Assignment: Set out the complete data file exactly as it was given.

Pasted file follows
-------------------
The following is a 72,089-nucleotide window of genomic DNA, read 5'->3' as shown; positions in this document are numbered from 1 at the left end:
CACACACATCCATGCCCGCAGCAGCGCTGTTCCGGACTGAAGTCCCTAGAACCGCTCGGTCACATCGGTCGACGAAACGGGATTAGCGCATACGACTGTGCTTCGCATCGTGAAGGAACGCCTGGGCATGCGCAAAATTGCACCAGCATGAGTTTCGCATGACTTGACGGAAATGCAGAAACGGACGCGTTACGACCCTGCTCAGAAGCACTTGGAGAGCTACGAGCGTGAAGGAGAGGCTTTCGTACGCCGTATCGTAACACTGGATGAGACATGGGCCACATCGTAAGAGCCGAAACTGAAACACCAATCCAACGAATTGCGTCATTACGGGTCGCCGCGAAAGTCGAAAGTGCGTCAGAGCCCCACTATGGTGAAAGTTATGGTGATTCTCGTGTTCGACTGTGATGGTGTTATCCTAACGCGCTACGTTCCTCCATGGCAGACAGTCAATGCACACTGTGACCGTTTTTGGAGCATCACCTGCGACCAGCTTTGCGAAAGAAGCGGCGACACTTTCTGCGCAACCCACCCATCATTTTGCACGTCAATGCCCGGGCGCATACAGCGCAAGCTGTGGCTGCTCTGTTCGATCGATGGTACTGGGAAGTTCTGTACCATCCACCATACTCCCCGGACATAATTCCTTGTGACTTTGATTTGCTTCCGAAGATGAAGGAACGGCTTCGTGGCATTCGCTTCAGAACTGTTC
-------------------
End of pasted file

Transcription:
The following is a 72,089-nucleotide window of genomic DNA, read 5'->3' as shown; positions in this document are numbered from 1 at the left end:
CACACACATCCATGCCCGCAGCAGCGCTGTTCCGGACTGAAGTCCCTAGAACCGCTCGGTCACATCGGTCGACGAAACGGGATTAGCGCATACGACTGTGCTTCGCATCGTGAAGGAACGCCTGGGCATGCGCAAAATTGCACCAGCATGAGTTTCGCATGACTTGACGGAAATGCAGAAACGGACGCGTTACGACCCTGCTCAGAAGCACTTGGAGAGCTACGAGCGTGAAGGAGAGGCTTTCGTACGCCGTATCGTAACACTGGATGAGACATGGGCCACATCGTAAGAGCCGAAACTGAAACACCAATCCAACGAATTGCGTCATTACGGGTCGCCGCGAAAGTCGAAAGTGCGTCAGAGCCCCACTATGGTGAAAGTTATGGTGATTCTCGTGTTCGACTGTGATGGTGTTATCCTAACGCGCTACGTTCCTCCATGGCAGACAGTCAATGCACACTGTGACCGTTTTTGGAGCATCACCTGCGACCAGCTTTGCGAAAGAAGCGGCGACACTTTCTGCGCAACCCACCCATCATTTTGCACGTCAATGCCCGGGCGCATACAGCGCAAGCTGTGGCTGCTCTGTTCGATCGATGGTACTGGGAAGTTCTGTACCATCCACCATACTCCCCGGACATAATTCCTTGTGACTTTGATTTGCTTCCGAAGATGAAGGAACGGCTTCGTGGCATTCGCTTCAGAACTGTTC